Diarrhoea. Vomiting. Fever. And a baby who can't tell you what's wrong.
Rotavirus, a virus that affects the gut (stomach and intestine)1, is the leading cause of diarrhoea hospitalisations among children worldwide2. Study in Kuala Lumpur Hospital & Hospital Umum Sarawak (2001-2003) shows that 38% of diarrhoea-related hospitalisations are caused by rotavirus infections.3 Rotavirus (also referred to as rotavirus gastroenteritis) is a very common and contagious disease affecting 95% of children by the age of 5 years.4
Don't let your baby suffer from Rotavirus.
In a Malaysian study, 72% of the rotavirus-associated diarrhoea occurred in children under 2 years of age.3 Highest rate of rotavirus-associated diarrhoea was seen in the 6-17 month age group (55%).3 Rotavirus is the most common cause of severe diarrhoea disease in young children worldwide, irrespective of the socio-economic class.5
Myths vs Facts
Diarrhoea is only a problem in developing countries.
Although rotaviruses are estimated to cause as many as one million deaths annually among infants and young children under 5 years of age in developing nations, morbidity rates are similar in developed and developing countries6. Almost every child in the world will suffer from diarrhoea caused by rotavirus gastroenteritis before the age of five, with some cases leading to severe illness7.
Diarrhoea will generally clear up in a day or so.
Sometimes this can be the case, but children suffering from rotavirus gastroenteritis can have diarrhoea which last for up to a week6. Symptoms or diarrhoea can lead to other health conditions such as dehydration and malnutrition8.
Rotavirus and Its Symptoms
Once someone has been exposed to rotavirus, it takes about 2 days for the symptoms to appear9:
Additional symptoms including the loss of appetite and dehydration (loss of body fluids) can be more serious for infants and young children9. Infants between 3-24 months are more likely to suffer severe infections7. Adults who are infected with rotavirus tend to have milder symptoms9.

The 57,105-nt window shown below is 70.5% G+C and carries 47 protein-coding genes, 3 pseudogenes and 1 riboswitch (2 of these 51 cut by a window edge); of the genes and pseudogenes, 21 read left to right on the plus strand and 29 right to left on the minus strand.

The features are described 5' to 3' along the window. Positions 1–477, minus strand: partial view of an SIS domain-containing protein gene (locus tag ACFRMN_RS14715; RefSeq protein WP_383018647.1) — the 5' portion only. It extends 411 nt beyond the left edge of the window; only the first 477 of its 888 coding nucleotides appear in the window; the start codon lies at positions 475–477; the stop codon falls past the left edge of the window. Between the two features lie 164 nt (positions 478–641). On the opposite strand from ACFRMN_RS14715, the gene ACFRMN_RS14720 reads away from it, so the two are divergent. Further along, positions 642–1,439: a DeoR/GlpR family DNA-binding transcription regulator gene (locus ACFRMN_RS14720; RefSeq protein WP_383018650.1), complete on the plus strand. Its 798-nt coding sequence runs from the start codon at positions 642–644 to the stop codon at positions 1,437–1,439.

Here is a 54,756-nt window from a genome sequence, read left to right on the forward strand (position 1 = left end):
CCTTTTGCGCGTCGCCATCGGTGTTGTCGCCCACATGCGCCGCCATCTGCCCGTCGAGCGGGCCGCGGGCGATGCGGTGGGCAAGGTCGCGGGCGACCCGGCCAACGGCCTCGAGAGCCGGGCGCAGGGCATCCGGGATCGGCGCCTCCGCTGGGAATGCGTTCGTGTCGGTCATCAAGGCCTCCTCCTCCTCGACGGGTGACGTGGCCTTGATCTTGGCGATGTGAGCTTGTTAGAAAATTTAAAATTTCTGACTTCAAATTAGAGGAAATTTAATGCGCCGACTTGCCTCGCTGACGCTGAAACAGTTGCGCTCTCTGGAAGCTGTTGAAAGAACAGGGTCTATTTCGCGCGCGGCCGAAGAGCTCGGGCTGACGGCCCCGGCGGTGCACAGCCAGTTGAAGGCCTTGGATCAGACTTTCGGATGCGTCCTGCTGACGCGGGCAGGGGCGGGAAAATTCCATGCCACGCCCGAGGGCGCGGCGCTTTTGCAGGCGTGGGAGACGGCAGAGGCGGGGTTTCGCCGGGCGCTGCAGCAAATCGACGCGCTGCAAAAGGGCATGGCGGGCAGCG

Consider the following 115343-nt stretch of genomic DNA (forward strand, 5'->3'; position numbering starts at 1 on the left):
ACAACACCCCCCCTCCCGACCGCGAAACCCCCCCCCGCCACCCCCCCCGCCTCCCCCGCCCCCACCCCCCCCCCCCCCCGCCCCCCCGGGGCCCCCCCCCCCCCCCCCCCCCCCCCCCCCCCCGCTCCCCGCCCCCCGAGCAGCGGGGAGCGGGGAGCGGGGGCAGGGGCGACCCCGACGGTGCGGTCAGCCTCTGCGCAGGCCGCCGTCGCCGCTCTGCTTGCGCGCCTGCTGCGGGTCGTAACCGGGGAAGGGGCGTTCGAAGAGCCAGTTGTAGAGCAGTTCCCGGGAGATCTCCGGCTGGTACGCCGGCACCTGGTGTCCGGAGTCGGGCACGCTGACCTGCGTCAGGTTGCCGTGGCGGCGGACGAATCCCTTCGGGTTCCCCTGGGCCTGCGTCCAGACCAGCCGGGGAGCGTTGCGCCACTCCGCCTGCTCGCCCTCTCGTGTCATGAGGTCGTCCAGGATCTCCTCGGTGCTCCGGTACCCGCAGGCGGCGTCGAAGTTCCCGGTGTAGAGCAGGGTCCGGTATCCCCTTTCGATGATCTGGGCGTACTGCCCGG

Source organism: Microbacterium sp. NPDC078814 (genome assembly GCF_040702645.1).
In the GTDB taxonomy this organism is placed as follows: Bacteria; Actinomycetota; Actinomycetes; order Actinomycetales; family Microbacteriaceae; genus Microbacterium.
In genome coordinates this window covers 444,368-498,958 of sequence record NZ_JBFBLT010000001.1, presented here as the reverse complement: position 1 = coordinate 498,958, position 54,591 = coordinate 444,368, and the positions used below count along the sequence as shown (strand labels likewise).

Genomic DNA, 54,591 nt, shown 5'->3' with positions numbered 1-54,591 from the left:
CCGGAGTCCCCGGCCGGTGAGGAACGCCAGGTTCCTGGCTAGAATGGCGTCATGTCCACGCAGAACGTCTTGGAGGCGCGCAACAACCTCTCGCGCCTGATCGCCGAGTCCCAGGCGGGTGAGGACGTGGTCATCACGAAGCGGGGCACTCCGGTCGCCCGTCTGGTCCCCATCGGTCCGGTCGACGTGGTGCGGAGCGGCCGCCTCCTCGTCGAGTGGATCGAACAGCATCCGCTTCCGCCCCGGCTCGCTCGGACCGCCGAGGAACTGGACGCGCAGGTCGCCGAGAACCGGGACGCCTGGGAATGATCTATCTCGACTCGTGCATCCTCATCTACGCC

Almost all babies who get rotavirus vaccine will be protected from severe rotavirus diarrhoea12.
Children who are not vaccinated usually have more severe symptoms when they first encounter the disease13. For early protection against rotavirus, rotavirus vaccine can be administered as soon as your baby turns 6 weeks old14.
Rotavirus can lead to dehydration especially in young children, older adults and people with other illnesses15.
Be wary of the symptoms of dehydration in you and your family members15:
Protect against dehydration by drinking plenty of fluids15. If you or your family member is severely dehydrated, talk to your doctor.
Rotavirus spreads easily.
Rotavirus is easily transmitted by the oral-faecal route, both through close person-to-person contact and contact with contaminated environmental surfaces4. Rotavirus can stay alive on contaminated surfaces for days because of its resistant nature.16
Rotavirus can strike the whole family.
A study shows that among 102 adults caring for children with rotavirus infection, 36 adults were infected17. When a child is infected with rotavirus, other members in the family may be affected as well. Adults, especially caregivers who are in contact with children are at particularly high risk of infection17.
Evidence suggests that even casual contact may spread the disease from children to adults17. Exposure to children infected with rotavirus in a playgroup has resulted in adults being infected. Such infections have also been reported among hospital staff in paediatric wards17.
Don't let you and your child become victims of rotavirus. Prevent the suffering early.
There are no antiviral therapies available, except supportive treatment primarily aimed at replacing lost fluid from dehydration where hospitalization is often necessary4.
What can you do to protect against rotavirus?
Your doctor may recommend medicine to treat the symptoms but there is no specific medicine to treat rotavirus infection15.